Plop the icing in the fridge until you are ready to use it.

To Decorate:

Remove the icing and the fondant from the refrigerator and bring them to room temperature.

Tip out the cakes and peel off the parchment paper.

Slice off the round top of each cake, if you care about such things.  I didn’t, because I wanted the top to be rounded slightly, and so I flipped one cake upside down and put the two flat sides together.  Cut each cake in half horizontally.

I am spreading raspberry jam here in the centre, with custard on the bottom and top-most layers.  I did not make the jam or the custard myself.  I suppose you could create some form of preserve with fresh raspberries, but at this point I think I’ve done enough. I tried to make custard by hand, but I messed it up twice and that’s my limit on egg-wasting.  I suppose you could use pudding if you like, but I didn’t have any on hand.
So here’s the custard.
And here’s the jam.
Then there’s another custard layer.
Don’t go all the way to the edges, because the cake’s weight will force the filling out and down the sides.

Spread a crumb coat of buttercream on your cake (just a thin layer to trap the crumbs) and place the cake in the refrigerator for 15 minutesuntil the icing has set.  Remove the cake from the refrigerator and use the remaining buttercream to smooth out the surface.  Chuck it in the refrigerator again until the second layer of icing is set.

While the cake is chilling, roll out your fondant on a surface dusted with icing sugar or corn starch.  You will want to roll it to about 1/4″ thick.  Any thinner and you will be able to see the flaws in the cake through it.  Any thicker and you will have trouble stretching it properly.  Make sure to take off your rings and watches while you do this so you don’t mar the fondant surface.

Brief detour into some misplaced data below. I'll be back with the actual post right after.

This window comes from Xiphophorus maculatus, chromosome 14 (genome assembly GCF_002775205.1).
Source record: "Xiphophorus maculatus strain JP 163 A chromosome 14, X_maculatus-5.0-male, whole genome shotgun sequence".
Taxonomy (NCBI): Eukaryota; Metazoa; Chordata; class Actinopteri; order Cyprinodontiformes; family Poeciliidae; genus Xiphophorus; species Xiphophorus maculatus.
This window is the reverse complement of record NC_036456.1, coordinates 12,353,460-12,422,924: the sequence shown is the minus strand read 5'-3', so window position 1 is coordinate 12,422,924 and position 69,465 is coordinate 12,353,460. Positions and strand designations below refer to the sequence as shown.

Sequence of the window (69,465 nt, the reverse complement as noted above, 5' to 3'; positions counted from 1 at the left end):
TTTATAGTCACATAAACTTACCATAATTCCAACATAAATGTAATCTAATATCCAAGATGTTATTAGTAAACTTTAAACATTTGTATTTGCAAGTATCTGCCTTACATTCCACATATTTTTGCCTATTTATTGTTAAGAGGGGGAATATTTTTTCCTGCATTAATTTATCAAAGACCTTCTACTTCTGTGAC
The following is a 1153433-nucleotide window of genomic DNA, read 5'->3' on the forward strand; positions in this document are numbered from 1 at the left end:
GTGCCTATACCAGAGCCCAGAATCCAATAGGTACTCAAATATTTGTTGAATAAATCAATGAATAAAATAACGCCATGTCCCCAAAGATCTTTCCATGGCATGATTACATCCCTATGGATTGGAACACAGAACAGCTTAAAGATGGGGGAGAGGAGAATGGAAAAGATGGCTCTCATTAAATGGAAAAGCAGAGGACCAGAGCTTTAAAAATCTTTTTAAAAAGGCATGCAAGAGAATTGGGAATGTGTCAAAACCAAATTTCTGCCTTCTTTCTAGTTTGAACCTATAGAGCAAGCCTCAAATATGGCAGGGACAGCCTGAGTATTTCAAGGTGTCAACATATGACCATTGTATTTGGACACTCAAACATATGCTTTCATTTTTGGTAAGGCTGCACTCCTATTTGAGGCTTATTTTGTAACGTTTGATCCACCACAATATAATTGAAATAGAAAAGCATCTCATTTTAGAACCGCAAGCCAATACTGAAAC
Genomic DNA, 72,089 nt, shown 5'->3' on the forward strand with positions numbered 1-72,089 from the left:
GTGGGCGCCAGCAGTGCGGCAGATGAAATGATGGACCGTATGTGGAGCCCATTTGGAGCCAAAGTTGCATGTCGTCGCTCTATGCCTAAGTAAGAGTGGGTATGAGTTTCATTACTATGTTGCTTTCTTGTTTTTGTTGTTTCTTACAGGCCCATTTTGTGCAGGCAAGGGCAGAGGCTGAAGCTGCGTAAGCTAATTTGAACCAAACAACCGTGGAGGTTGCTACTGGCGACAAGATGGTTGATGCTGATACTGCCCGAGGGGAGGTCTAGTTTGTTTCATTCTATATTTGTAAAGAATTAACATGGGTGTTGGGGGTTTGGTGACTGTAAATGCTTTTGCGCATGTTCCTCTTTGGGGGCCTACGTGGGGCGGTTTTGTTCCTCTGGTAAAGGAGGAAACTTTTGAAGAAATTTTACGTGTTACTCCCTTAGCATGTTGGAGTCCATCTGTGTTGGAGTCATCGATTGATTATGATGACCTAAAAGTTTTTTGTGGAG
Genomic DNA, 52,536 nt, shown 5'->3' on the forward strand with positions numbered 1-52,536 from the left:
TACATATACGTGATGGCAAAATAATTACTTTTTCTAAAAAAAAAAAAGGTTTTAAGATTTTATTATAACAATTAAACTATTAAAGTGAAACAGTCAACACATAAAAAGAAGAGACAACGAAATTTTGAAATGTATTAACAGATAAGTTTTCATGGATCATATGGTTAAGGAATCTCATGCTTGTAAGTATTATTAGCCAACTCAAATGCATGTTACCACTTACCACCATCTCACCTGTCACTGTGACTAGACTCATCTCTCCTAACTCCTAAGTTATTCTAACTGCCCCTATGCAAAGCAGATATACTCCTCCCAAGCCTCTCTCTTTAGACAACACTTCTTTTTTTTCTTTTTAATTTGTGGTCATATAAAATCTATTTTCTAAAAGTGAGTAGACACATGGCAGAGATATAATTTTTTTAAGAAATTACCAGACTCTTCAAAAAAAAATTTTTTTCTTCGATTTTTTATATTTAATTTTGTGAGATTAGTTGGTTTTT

To determine the surface area you will be covering, measure the height and width of your cake.  You will need to create a round surface of fondant that is a diameter of twice the height plus the width of your cake.

Gently lift the flattened fondant over your rolling pin and use it as a lever to help you lay the fondant over your chilled cake.  I found that approach didn’t work for me, and I had to try several different methods before I found one that worked.  I rolled it out over waxed paper and used the waxed paper to do the transfer.  The only problem is that my waxed paper was too narrow and I had to double it, which resulted in it leaving a line on the fondant.  I will have to find some industrial-width waxed paper for next time.

Using your hands, gently lift and press the fondant into the sides of your cake after smoothing the top.  Don’t pull on the fondant or it will crack — lift instead and flatten out the wrinkles with the palm of your hand.  It may seem counter-intuitive, but you’ll see what I mean when you do it.  Notice the strong colour resemblance between my hand hand the fondant?  Yes, I am pale and pasty and spring can’t come soon enough.

Trim off excess fondant at the base of the cake.  Otherwise you will have a cake that resembles a demented jellyfish.  Or some bizarre prehistoric alien life form that may slowly yet inexorably expand, engulfing your family, your house, and then the entire planet.  THE THING THAT TIME FORGOT.

So yeah, you want to trim that sucker.

There are such things as fondant smoothers that you can use to even out the fondant surface.  I didn’t have one, so I used a flat-sided plastic cup.  And that excess icing sugar or corn starch on the surface?  Don’t worry about it.  It will either come off by itself in the course of you smoothing and shaping, or you can wipe it off with a wet finger.It’s far from perfect, but quite impressive for a first attempt, if I do say so myself.